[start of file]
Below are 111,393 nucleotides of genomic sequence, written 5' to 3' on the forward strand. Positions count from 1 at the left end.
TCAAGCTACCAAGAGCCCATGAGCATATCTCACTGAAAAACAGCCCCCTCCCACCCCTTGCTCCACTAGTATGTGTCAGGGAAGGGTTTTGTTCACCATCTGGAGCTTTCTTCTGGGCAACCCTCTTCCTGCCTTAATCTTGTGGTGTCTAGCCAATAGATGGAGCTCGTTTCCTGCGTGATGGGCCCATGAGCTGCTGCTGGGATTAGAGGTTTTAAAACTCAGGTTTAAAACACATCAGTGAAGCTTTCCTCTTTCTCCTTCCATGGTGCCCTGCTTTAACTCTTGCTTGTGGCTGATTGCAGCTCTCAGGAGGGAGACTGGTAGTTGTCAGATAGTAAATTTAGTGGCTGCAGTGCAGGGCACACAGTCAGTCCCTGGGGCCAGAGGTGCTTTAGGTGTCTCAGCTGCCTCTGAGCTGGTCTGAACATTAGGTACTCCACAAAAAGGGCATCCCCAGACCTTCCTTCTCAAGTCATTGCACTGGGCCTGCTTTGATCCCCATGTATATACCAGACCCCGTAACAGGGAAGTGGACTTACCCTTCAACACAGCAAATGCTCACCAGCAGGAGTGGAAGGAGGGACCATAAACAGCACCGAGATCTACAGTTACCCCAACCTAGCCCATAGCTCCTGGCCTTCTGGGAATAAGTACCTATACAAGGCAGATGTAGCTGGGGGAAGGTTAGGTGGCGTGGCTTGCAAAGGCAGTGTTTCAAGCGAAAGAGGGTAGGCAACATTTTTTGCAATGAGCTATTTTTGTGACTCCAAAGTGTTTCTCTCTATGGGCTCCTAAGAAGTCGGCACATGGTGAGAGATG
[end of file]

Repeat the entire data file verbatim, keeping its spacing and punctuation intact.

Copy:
Below are 111,393 nucleotides of genomic sequence, written 5' to 3' on the forward strand. Positions count from 1 at the left end.
TCAAGCTACCAAGAGCCCATGAGCATATCTCACTGAAAAACAGCCCCCTCCCACCCCTTGCTCCACTAGTATGTGTCAGGGAAGGGTTTTGTTCACCATCTGGAGCTTTCTTCTGGGCAACCCTCTTCCTGCCTTAATCTTGTGGTGTCTAGCCAATAGATGGAGCTCGTTTCCTGCGTGATGGGCCCATGAGCTGCTGCTGGGATTAGAGGTTTTAAAACTCAGGTTTAAAACACATCAGTGAAGCTTTCCTCTTTCTCCTTCCATGGTGCCCTGCTTTAACTCTTGCTTGTGGCTGATTGCAGCTCTCAGGAGGGAGACTGGTAGTTGTCAGATAGTAAATTTAGTGGCTGCAGTGCAGGGCACACAGTCAGTCCCTGGGGCCAGAGGTGCTTTAGGTGTCTCAGCTGCCTCTGAGCTGGTCTGAACATTAGGTACTCCACAAAAAGGGCATCCCCAGACCTTCCTTCTCAAGTCATTGCACTGGGCCTGCTTTGATCCCCATGTATATACCAGACCCCGTAACAGGGAAGTGGACTTACCCTTCAACACAGCAAATGCTCACCAGCAGGAGTGGAAGGAGGGACCATAAACAGCACCGAGATCTACAGTTACCCCAACCTAGCCCATAGCTCCTGGCCTTCTGGGAATAAGTACCTATACAAGGCAGATGTAGCTGGGGGAAGGTTAGGTGGCGTGGCTTGCAAAGGCAGTGTTTCAAGCGAAAGAGGGTAGGCAACATTTTTTGCAATGAGCTATTTTTGTGACTCCAAAGTGTTTCTCTCTATGGGCTCCTAAGAAGTCGGCACATGGTGAGAGATG